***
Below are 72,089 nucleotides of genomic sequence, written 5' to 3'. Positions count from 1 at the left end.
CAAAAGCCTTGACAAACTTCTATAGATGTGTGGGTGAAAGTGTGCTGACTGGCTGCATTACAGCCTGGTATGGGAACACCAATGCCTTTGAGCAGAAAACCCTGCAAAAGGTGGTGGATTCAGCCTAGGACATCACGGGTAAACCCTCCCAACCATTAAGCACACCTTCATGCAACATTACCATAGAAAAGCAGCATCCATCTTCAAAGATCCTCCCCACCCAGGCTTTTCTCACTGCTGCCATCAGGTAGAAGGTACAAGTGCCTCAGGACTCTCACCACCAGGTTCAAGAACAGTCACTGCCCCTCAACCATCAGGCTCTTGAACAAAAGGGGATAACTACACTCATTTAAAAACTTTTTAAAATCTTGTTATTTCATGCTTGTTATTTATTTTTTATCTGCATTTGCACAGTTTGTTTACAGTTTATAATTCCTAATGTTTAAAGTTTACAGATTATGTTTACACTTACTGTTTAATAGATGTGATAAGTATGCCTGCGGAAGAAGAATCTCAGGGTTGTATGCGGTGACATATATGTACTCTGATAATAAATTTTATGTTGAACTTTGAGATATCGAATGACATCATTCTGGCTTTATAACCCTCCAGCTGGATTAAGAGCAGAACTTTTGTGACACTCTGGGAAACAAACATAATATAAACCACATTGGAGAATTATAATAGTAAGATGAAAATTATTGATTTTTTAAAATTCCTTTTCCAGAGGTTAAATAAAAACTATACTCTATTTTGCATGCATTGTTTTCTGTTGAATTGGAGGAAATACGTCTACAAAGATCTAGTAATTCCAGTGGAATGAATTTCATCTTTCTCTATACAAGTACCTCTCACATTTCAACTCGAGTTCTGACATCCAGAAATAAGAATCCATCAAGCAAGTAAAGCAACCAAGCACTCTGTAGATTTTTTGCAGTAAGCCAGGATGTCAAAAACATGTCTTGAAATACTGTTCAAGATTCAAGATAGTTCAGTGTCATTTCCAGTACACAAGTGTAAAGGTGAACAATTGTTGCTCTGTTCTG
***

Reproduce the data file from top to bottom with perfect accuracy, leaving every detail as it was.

Below are 72,089 nucleotides of genomic sequence, written 5' to 3'. Positions count from 1 at the left end.
CAAAAGCCTTGACAAACTTCTATAGATGTGTGGGTGAAAGTGTGCTGACTGGCTGCATTACAGCCTGGTATGGGAACACCAATGCCTTTGAGCAGAAAACCCTGCAAAAGGTGGTGGATTCAGCCTAGGACATCACGGGTAAACCCTCCCAACCATTAAGCACACCTTCATGCAACATTACCATAGAAAAGCAGCATCCATCTTCAAAGATCCTCCCCACCCAGGCTTTTCTCACTGCTGCCATCAGGTAGAAGGTACAAGTGCCTCAGGACTCTCACCACCAGGTTCAAGAACAGTCACTGCCCCTCAACCATCAGGCTCTTGAACAAAAGGGGATAACTACACTCATTTAAAAACTTTTTAAAATCTTGTTATTTCATGCTTGTTATTTATTTTTTATCTGCATTTGCACAGTTTGTTTACAGTTTATAATTCCTAATGTTTAAAGTTTACAGATTATGTTTACACTTACTGTTTAATAGATGTGATAAGTATGCCTGCGGAAGAAGAATCTCAGGGTTGTATGCGGTGACATATATGTACTCTGATAATAAATTTTATGTTGAACTTTGAGATATCGAATGACATCATTCTGGCTTTATAACCCTCCAGCTGGATTAAGAGCAGAACTTTTGTGACACTCTGGGAAACAAACATAATATAAACCACATTGGAGAATTATAATAGTAAGATGAAAATTATTGATTTTTTAAAATTCCTTTTCCAGAGGTTAAATAAAAACTATACTCTATTTTGCATGCATTGTTTTCTGTTGAATTGGAGGAAATACGTCTACAAAGATCTAGTAATTCCAGTGGAATGAATTTCATCTTTCTCTATACAAGTACCTCTCACATTTCAACTCGAGTTCTGACATCCAGAAATAAGAATCCATCAAGCAAGTAAAGCAACCAAGCACTCTGTAGATTTTTTGCAGTAAGCCAGGATGTCAAAAACATGTCTTGAAATACTGTTCAAGATTCAAGATAGTTCAGTGTCATTTCCAGTACACAAGTGTAAAGGTGAACAATTGTTGCTCTGTTCTG